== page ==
You are wise, Enkidu, and now you have become like a god. Why do you want to run wild with the beasts in the hills? Come with me. I will take you to strong-walled Uruk...there Gilgamesh lives, who is very strong, and like a wild bull he lords it over men.

So they head to the big city for the next phase of the epic, about which more tomorrow.

COGITO ERGO BLOG.Goat Rope was recently nominated a "Thinking Blog" by the masterful blog of all things West Virginian Lincoln Walks at Midnight. Considering the source, I take that as quite a compliment--Thanks!

There's a cool little graphic that comes with it but El Cabrero can't think well enough to make it show up here. As part of the deal, I need to nominate five blogs that make me think, but I need to think about that some more.

LABOR JOINS THE FIGHT FOR GREEN JOBS. According to Leo Gerard, president of the United Steelworkers union,

We need to put an end to the lies, the myths, the hysteria, that say you can have either a clean environment or good jobs. You can have both, or you have neither.

For more on high road approaches to economic growth and sustainable energy, click here.

HIGH ROAD LOW ROAD. On a related theme, here's an op-ed by yours truly on the choices facing WV as we try to build a better future.

THIS IS WHAT I'M SCREAMING. One fairly easy step that can be taken to get WV on the high road is making high speed internet available throughout the state. Here's a step in the right direction in Charleston. And you know what?--they didn't have to eliminate minimum wage or mine safety laws to do it.



Juanuchis said...

I'm hanging intently on the Gilgamesh Saga. One of my faves. (Apropos of nothing, I was a Latin and Spanish major in college.)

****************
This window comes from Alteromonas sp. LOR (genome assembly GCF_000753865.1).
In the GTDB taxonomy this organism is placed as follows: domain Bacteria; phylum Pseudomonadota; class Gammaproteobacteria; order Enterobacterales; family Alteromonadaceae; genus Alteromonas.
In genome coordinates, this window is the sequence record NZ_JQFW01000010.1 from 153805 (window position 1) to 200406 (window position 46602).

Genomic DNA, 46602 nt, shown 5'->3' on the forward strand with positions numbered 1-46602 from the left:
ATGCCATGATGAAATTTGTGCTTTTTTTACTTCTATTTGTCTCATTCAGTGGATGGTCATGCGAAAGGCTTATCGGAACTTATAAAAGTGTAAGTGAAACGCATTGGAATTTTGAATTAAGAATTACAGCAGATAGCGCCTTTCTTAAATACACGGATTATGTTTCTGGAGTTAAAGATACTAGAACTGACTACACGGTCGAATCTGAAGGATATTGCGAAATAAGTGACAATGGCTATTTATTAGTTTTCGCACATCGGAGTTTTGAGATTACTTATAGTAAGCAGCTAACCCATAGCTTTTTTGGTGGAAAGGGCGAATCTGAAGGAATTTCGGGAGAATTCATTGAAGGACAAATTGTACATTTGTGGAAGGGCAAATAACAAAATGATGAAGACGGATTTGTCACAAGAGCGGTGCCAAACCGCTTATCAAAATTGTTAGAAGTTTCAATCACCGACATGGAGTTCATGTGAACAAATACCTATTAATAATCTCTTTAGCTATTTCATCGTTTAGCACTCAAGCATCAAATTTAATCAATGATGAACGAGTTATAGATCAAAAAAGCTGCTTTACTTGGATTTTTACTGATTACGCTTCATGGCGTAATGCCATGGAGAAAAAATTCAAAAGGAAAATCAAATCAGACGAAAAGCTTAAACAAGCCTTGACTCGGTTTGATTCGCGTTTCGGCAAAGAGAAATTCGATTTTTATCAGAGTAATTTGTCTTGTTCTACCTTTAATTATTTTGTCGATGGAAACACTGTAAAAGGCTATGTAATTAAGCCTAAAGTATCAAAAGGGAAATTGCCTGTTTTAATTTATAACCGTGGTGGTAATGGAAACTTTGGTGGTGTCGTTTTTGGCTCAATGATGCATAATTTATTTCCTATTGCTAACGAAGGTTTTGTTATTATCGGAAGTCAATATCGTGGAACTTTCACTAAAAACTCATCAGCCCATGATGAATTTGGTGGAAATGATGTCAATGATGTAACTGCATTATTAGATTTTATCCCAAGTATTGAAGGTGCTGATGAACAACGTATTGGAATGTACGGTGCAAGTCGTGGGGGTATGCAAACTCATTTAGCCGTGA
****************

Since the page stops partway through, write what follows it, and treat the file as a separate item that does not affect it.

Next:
As to the internet issue, please don't get me started! Granted, we chose to live in the sticks, where the only thing going is sucky-yet-expensive satellite. DSL isn't arriving anytime soon, and goodness knows, the cable companies FIGHT to NOT have us.

Grump, grump, grumpity grump. May I have some cheese with my whine?

Juanuchis said...

Also, cogent commentary in the Gazette. I shall have to see "Creating West Virginia".

I will be curious, though, to see how the Immigration issue fits. West Virginia now doesn't have much of an issue with immigrants, but they're coming (my husband is one).


El Cabrero said...

Hola Juanuchis,
I still owe you a commentary on Jesus after you tagged me. I need to think about that one. It's kind of hard since the challenge was to say 5 thing I like about Jesus--when as far as I can see there's nothing not to like.

Re Gilgamesh: there are some things there that hold up pretty well.

Re: fast internet. If we could work on that while where trying to figure out everything else in WV, that would be a plus. I'm pleased to say DSL finally came to Goat Rope Farm. Before that, it took about an hour to load a gratuitous animal picture.

Immigration. That will definitely be a growing issue here, although to a lesser extent than in most of the U.S. Yo no se...